And that’s a big mistake. There’s a lot of power in negative emotions because they can create action. This action can sometimes be undesirable, but it can also be directed towards goals you want to accomplish. 

Jealousy can drive you to improve your physique. Anger can push you to increase income from a side-hustle. And even gluttony can drive you to exercise more (sometimes when I know I’m about to eat bad, I’ll exercise beforehand to “even it out”). 

It’s all about finding productive outlets for negative emotions. So instead of denying a normal, human part of us instead, find a way to use it to create good in your life and make it even better.

“Put your heart, mind, intellect, and soul, even to your smallest acts. This is the secret of success.” – Swami Sivananda

3. Associate with those who are successful but don’t ignore those you do NOT want to be like

Think of a person in your life who you do NOT want to be like. It could be an incompetent parent. An unreasonable or lazy boss. Or an unethical leader of some kind. So long as this person brings out a sense of shame and disgust, you’ve found a good mark.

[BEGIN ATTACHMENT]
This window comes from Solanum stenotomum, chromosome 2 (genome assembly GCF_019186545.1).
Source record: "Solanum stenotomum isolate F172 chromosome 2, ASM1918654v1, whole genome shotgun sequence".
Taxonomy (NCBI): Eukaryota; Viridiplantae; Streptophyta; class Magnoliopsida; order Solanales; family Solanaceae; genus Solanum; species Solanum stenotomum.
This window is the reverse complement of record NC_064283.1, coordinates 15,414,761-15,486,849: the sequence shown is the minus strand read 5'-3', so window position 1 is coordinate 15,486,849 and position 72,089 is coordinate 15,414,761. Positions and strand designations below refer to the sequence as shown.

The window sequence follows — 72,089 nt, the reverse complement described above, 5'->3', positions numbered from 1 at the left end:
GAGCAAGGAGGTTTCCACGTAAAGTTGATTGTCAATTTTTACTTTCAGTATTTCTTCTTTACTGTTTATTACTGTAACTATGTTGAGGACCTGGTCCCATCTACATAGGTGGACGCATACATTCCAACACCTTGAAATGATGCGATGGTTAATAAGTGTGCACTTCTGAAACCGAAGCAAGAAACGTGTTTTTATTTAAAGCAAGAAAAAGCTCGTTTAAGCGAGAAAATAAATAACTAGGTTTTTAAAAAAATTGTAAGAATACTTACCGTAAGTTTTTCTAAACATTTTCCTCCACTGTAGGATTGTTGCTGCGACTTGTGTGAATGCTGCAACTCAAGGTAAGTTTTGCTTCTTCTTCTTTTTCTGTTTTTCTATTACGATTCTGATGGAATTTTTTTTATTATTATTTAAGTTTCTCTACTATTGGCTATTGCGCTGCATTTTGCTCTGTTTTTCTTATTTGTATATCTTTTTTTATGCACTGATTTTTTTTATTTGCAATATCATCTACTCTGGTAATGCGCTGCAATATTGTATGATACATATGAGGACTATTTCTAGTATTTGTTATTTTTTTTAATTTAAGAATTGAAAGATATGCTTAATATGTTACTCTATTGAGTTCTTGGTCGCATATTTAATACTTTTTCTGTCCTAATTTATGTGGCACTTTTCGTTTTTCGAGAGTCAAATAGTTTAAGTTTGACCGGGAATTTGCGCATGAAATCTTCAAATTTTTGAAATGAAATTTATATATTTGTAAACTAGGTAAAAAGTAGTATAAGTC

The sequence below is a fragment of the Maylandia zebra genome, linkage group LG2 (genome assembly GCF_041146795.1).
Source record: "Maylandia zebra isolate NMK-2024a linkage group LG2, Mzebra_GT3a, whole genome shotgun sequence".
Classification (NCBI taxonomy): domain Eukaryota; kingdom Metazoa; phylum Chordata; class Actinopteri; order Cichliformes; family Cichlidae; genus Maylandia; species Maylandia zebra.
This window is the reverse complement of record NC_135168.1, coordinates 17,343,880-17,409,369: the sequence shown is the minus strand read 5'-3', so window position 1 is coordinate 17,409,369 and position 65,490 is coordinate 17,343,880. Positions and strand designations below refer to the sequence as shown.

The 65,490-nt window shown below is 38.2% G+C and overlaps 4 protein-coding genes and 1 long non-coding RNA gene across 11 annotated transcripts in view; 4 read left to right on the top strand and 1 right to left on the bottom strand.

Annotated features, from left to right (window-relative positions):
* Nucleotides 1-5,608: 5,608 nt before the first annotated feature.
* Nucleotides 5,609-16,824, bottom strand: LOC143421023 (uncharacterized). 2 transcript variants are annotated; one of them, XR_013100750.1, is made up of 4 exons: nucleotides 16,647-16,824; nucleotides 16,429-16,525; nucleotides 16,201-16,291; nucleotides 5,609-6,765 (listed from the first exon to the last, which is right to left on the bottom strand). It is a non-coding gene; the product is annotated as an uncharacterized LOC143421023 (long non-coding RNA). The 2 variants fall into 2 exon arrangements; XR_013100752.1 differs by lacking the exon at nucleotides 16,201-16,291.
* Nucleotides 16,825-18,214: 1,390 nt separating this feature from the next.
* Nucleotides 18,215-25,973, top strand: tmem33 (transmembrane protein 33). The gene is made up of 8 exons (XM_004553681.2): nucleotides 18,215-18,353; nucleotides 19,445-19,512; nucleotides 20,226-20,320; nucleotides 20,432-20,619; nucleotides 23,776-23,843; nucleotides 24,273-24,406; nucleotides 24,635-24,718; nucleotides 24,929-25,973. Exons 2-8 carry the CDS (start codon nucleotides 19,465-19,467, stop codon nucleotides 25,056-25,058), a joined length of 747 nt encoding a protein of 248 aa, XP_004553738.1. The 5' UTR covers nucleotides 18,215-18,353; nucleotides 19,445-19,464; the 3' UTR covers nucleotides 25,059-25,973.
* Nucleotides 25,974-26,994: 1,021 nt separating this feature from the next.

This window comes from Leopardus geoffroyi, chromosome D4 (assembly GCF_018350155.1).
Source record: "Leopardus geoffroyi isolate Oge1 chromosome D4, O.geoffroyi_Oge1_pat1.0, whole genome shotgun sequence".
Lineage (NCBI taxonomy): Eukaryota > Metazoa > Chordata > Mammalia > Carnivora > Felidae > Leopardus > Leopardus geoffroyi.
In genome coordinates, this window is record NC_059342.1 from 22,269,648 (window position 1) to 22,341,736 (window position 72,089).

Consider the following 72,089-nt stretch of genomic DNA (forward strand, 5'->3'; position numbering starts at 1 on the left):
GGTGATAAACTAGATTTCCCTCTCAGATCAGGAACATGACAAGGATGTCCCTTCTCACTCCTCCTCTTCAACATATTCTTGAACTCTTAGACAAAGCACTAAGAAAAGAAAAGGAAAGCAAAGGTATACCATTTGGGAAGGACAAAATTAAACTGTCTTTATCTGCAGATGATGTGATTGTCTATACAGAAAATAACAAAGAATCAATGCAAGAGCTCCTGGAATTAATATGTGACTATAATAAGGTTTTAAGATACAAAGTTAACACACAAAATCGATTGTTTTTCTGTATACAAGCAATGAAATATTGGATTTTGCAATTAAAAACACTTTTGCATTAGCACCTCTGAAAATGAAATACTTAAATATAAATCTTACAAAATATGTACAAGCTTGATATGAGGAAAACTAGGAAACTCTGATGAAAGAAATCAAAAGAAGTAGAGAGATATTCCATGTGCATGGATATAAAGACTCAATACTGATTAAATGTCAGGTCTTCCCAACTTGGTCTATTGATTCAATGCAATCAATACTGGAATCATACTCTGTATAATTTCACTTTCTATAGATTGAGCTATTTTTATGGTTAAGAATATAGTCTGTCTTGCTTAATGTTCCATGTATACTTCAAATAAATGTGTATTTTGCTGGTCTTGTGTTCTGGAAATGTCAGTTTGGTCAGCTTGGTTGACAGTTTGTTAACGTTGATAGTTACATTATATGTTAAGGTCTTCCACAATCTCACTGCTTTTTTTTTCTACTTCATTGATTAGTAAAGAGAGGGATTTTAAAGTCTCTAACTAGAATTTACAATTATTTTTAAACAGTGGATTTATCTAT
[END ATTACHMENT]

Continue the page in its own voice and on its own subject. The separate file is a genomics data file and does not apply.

Got your person? Perfect. Next time you find your parenting to be lacking… or your after work habits to be lazy… or your managerial style to be shameful… think of this person. Think of how upsetting their actions are and how you are “toeing the line” of being just like them. Once you do this, you’ll instantly find your actions changing so you don’t become like them.

This is actually a pretty powerful motivational technique because it creates both emotion AND action in you. And a combination like this is sure to get you moving so you achieve your goals much more effectively.

Remember that when it comes to motivation, the goal is NOT to feel good or inspired – it’s to take action on your goals. That’s the ONLY goal. And whether the source of that motivation makes you feel positive or gives you anxiety…does it really matter? Results are the name of the game in life. And with these “dark” tactics, I’d expect your own life to have more motivation and success because of it.

Johanes Ribli Ultimate Strategy